1967 NFL/AFL Draft

The 1967 National Football League draft was conducted March 14–15, 1967, at the Gotham Hotel in New York City. It was the first common draft with the AFL, part of the AFL–NFL merger agreement of June 1966.

This draft was delayed as new guidelines were established; redshirt (or "future") players were no longer eligible. It began on a Tuesday in mid-March; the previous two years the leagues held their separate drafts on the final Saturday of November, immediately following the college football regular season.

1968 Green Bay Packers season

The 1968 Green Bay Packers season was their 50th season overall and the 48th season in the National Football League. The club posted a 6–7–1 record under first-year head coach Phil Bengston, earning them a third-place finish in the Central Division of the Western Conference. It was also the Packers' first losing season since 1958.

1969 Green Bay Packers season

The 1969 Green Bay Packers season was their 51st season overall and their 49th season in the National Football League. The club posted an 8–6 record under coach Phil Bengtson, earning them a 3rd-place finish in the Central division.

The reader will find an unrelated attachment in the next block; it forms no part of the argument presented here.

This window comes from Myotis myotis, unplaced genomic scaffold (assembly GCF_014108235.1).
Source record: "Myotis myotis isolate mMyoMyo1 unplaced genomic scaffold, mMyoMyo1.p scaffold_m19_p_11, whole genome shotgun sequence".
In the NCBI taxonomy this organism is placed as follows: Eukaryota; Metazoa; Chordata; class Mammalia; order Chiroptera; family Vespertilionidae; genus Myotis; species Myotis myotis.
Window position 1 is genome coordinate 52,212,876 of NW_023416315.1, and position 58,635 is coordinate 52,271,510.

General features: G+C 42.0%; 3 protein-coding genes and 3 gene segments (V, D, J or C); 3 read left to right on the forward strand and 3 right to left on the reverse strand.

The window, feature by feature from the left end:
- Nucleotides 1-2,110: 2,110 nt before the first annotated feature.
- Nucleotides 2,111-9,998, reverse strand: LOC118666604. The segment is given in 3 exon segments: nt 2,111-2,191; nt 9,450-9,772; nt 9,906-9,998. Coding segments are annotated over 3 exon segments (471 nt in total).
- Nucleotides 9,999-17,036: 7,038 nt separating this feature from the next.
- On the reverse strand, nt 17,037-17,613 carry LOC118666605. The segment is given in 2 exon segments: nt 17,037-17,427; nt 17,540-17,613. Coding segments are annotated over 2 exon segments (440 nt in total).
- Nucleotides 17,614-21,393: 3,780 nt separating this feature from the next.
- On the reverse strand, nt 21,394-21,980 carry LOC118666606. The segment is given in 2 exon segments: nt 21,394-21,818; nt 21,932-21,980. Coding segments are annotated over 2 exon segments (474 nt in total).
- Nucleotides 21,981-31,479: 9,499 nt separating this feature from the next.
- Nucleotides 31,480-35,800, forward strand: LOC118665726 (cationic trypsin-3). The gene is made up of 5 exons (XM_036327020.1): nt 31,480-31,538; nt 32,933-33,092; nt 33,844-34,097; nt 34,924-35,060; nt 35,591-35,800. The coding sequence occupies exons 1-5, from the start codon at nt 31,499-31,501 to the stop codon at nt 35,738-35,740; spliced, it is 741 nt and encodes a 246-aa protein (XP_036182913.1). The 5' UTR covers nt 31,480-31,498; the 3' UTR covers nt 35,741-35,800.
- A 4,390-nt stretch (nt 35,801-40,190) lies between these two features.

1970 Pittsburgh Steelers season

The 1970 Pittsburgh Steelers season was the franchise's 38th in the National Football League. They improved from a league-worst 1–13 record the previous year, finishing with a 5–9 record and third place in the newly formed AFC Central. The Steelers began the decade in a new conference and a new stadium with a new quarterback. After nearly 40 years in the NFL they shifted to the AFC, to complete the merger between the NFL and AFL. It was the NFL's weakest division that season, as the Steelers finished three games behind the division-winning Cincinnati Bengals—a team that was only in its third year of existence that season.

1971 Pittsburgh Steelers season